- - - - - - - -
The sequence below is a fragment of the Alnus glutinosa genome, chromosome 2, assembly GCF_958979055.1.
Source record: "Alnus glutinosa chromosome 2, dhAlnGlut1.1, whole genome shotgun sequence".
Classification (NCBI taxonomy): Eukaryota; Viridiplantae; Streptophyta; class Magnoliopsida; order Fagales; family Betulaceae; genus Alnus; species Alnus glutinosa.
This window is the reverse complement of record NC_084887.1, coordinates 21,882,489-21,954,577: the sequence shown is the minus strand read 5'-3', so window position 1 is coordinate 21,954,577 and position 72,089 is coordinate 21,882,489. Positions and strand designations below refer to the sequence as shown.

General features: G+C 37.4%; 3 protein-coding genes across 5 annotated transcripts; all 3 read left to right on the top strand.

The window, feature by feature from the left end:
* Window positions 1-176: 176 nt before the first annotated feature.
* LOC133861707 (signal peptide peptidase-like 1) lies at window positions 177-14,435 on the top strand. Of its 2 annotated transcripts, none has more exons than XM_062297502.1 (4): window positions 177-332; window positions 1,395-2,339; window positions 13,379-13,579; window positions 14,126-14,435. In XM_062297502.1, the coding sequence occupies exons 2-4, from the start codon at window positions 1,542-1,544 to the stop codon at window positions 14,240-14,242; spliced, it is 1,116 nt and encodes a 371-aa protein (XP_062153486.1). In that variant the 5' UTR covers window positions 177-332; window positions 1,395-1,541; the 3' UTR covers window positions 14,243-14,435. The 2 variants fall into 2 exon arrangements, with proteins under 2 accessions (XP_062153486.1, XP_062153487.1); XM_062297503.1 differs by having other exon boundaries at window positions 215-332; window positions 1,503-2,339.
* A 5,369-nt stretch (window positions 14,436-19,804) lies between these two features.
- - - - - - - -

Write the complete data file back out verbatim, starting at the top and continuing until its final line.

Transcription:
The sequence below is a fragment of the Alnus glutinosa genome, chromosome 2, assembly GCF_958979055.1.
Source record: "Alnus glutinosa chromosome 2, dhAlnGlut1.1, whole genome shotgun sequence".
Classification (NCBI taxonomy): Eukaryota; Viridiplantae; Streptophyta; class Magnoliopsida; order Fagales; family Betulaceae; genus Alnus; species Alnus glutinosa.
This window is the reverse complement of record NC_084887.1, coordinates 21,882,489-21,954,577: the sequence shown is the minus strand read 5'-3', so window position 1 is coordinate 21,954,577 and position 72,089 is coordinate 21,882,489. Positions and strand designations below refer to the sequence as shown.

General features: G+C 37.4%; 3 protein-coding genes across 5 annotated transcripts; all 3 read left to right on the top strand.

The window, feature by feature from the left end:
* Window positions 1-176: 176 nt before the first annotated feature.
* LOC133861707 (signal peptide peptidase-like 1) lies at window positions 177-14,435 on the top strand. Of its 2 annotated transcripts, none has more exons than XM_062297502.1 (4): window positions 177-332; window positions 1,395-2,339; window positions 13,379-13,579; window positions 14,126-14,435. In XM_062297502.1, the coding sequence occupies exons 2-4, from the start codon at window positions 1,542-1,544 to the stop codon at window positions 14,240-14,242; spliced, it is 1,116 nt and encodes a 371-aa protein (XP_062153486.1). In that variant the 5' UTR covers window positions 177-332; window positions 1,395-1,541; the 3' UTR covers window positions 14,243-14,435. The 2 variants fall into 2 exon arrangements, with proteins under 2 accessions (XP_062153486.1, XP_062153487.1); XM_062297503.1 differs by having other exon boundaries at window positions 215-332; window positions 1,503-2,339.
* A 5,369-nt stretch (window positions 14,436-19,804) lies between these two features.